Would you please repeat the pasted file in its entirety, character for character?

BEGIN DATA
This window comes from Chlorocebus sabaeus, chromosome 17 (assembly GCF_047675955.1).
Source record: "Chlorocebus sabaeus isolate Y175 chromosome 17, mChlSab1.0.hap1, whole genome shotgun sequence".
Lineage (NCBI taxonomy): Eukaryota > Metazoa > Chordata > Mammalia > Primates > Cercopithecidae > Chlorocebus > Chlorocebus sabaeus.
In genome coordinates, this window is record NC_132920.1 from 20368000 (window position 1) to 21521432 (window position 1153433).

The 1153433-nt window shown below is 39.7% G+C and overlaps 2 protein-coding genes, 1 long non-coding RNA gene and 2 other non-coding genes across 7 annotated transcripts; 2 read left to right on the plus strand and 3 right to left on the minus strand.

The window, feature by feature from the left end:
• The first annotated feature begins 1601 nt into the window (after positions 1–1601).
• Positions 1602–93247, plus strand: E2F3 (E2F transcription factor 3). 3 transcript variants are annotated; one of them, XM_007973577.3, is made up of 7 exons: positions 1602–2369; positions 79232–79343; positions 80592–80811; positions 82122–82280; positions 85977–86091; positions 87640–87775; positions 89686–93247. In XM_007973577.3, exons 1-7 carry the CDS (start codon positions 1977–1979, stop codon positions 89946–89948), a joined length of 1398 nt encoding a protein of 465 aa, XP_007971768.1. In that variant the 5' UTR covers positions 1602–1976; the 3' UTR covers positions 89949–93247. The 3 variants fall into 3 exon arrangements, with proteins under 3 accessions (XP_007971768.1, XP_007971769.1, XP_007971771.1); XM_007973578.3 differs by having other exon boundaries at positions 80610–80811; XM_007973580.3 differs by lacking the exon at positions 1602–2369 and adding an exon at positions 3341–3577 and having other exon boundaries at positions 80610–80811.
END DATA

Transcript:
This window comes from Chlorocebus sabaeus, chromosome 17 (assembly GCF_047675955.1).
Source record: "Chlorocebus sabaeus isolate Y175 chromosome 17, mChlSab1.0.hap1, whole genome shotgun sequence".
Lineage (NCBI taxonomy): Eukaryota > Metazoa > Chordata > Mammalia > Primates > Cercopithecidae > Chlorocebus > Chlorocebus sabaeus.
In genome coordinates, this window is record NC_132920.1 from 20368000 (window position 1) to 21521432 (window position 1153433).

The 1153433-nt window shown below is 39.7% G+C and overlaps 2 protein-coding genes, 1 long non-coding RNA gene and 2 other non-coding genes across 7 annotated transcripts; 2 read left to right on the plus strand and 3 right to left on the minus strand.

The window, feature by feature from the left end:
• The first annotated feature begins 1601 nt into the window (after positions 1–1601).
• Positions 1602–93247, plus strand: E2F3 (E2F transcription factor 3). 3 transcript variants are annotated; one of them, XM_007973577.3, is made up of 7 exons: positions 1602–2369; positions 79232–79343; positions 80592–80811; positions 82122–82280; positions 85977–86091; positions 87640–87775; positions 89686–93247. In XM_007973577.3, exons 1-7 carry the CDS (start codon positions 1977–1979, stop codon positions 89946–89948), a joined length of 1398 nt encoding a protein of 465 aa, XP_007971768.1. In that variant the 5' UTR covers positions 1602–1976; the 3' UTR covers positions 89949–93247. The 3 variants fall into 3 exon arrangements, with proteins under 3 accessions (XP_007971768.1, XP_007971769.1, XP_007971771.1); XM_007973578.3 differs by having other exon boundaries at positions 80610–80811; XM_007973580.3 differs by lacking the exon at positions 1602–2369 and adding an exon at positions 3341–3577 and having other exon boundaries at positions 80610–80811.